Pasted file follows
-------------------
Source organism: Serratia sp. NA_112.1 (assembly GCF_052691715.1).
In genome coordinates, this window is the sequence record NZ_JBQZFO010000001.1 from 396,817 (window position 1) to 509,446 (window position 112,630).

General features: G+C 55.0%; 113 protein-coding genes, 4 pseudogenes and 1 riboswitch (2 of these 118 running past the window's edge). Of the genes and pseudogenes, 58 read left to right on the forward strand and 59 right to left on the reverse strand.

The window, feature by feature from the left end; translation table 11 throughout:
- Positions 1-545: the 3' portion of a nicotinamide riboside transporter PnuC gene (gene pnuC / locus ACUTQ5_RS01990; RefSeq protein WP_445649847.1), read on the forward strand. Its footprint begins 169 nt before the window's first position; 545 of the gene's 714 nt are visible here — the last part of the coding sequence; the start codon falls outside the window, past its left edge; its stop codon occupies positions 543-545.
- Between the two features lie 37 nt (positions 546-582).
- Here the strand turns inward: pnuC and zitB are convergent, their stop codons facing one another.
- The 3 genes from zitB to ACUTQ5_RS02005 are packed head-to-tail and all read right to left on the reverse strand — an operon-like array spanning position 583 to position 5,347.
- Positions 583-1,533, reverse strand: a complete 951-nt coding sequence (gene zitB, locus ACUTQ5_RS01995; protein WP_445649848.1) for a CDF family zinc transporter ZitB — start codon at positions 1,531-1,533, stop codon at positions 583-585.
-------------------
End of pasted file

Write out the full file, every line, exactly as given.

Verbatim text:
Source organism: Serratia sp. NA_112.1 (assembly GCF_052691715.1).
In genome coordinates, this window is the sequence record NZ_JBQZFO010000001.1 from 396,817 (window position 1) to 509,446 (window position 112,630).

General features: G+C 55.0%; 113 protein-coding genes, 4 pseudogenes and 1 riboswitch (2 of these 118 running past the window's edge). Of the genes and pseudogenes, 58 read left to right on the forward strand and 59 right to left on the reverse strand.

The window, feature by feature from the left end; translation table 11 throughout:
- Positions 1-545: the 3' portion of a nicotinamide riboside transporter PnuC gene (gene pnuC / locus ACUTQ5_RS01990; RefSeq protein WP_445649847.1), read on the forward strand. Its footprint begins 169 nt before the window's first position; 545 of the gene's 714 nt are visible here — the last part of the coding sequence; the start codon falls outside the window, past its left edge; its stop codon occupies positions 543-545.
- Between the two features lie 37 nt (positions 546-582).
- Here the strand turns inward: pnuC and zitB are convergent, their stop codons facing one another.
- The 3 genes from zitB to ACUTQ5_RS02005 are packed head-to-tail and all read right to left on the reverse strand — an operon-like array spanning position 583 to position 5,347.
- Positions 583-1,533, reverse strand: a complete 951-nt coding sequence (gene zitB, locus ACUTQ5_RS01995; protein WP_445649848.1) for a CDF family zinc transporter ZitB — start codon at positions 1,531-1,533, stop codon at positions 583-585.